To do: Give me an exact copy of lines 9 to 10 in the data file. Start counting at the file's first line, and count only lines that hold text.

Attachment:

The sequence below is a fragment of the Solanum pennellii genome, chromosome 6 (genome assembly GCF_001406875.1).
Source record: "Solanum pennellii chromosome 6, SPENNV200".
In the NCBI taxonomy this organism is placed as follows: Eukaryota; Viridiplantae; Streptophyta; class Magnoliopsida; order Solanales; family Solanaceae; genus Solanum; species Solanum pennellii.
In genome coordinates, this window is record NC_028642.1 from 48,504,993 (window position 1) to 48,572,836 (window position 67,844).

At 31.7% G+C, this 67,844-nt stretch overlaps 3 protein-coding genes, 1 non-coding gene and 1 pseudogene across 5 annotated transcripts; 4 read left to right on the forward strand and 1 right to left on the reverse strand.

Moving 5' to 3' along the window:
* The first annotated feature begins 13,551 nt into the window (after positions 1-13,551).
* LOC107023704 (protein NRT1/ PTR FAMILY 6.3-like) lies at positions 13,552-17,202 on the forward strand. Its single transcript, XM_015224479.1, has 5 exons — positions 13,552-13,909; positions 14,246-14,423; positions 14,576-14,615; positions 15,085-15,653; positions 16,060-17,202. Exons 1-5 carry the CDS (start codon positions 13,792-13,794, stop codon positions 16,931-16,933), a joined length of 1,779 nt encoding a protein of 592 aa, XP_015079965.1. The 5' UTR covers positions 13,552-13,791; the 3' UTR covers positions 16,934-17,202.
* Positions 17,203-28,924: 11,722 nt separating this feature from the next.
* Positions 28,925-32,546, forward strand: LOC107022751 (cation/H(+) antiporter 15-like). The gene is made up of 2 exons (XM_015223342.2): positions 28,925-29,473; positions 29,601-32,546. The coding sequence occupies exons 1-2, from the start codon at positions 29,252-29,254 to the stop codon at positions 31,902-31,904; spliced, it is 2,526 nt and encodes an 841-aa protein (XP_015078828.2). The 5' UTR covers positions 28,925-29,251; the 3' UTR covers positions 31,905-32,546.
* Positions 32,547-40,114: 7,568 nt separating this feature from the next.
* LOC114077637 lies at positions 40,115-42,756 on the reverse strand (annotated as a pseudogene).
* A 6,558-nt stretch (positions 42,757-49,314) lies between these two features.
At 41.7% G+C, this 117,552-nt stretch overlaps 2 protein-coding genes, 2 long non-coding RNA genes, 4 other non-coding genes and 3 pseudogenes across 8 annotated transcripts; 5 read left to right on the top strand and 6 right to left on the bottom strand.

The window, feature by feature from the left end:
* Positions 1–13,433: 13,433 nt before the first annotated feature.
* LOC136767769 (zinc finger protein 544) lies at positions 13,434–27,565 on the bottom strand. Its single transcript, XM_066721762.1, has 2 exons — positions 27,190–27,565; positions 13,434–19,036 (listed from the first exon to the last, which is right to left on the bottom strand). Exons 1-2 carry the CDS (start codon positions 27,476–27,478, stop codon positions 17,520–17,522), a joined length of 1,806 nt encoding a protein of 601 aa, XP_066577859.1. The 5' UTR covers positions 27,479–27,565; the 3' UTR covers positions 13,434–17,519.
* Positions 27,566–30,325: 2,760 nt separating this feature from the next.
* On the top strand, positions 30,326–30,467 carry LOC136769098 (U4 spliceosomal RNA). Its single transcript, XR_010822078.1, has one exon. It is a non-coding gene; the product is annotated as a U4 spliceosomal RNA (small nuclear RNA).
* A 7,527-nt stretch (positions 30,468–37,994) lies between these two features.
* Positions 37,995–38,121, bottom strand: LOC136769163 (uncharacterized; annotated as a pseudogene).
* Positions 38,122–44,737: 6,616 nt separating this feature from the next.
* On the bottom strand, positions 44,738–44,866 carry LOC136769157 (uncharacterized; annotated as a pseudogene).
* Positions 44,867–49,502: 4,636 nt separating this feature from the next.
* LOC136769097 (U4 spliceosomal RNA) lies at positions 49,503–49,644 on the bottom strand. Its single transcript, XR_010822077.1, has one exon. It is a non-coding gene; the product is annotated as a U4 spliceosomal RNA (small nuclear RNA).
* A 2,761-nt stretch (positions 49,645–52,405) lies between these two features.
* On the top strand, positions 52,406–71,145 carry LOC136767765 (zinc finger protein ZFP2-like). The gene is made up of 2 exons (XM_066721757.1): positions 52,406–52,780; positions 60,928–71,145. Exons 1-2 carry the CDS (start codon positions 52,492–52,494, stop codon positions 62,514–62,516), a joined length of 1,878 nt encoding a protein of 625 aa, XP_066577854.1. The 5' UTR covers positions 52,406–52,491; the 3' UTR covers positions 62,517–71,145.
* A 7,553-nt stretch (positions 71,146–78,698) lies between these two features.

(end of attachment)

* Positions 17,203-28,924: 11,722 nt separating this feature from the next.
* Positions 28,925-32,546, forward strand: LOC107022751 (cation/H(+) antiporter 15-like). The gene is made up of 2 exons (XM_015223342.2): positions 28,925-29,473; positions 29,601-32,546. The coding sequence occupies exons 1-2, from the start codon at positions 29,252-29,254 to the stop codon at positions 31,902-31,904; spliced, it is 2,526 nt and encodes an 841-aa protein (XP_015078828.2). The 5' UTR covers positions 28,925-29,251; the 3' UTR covers positions 31,905-32,546.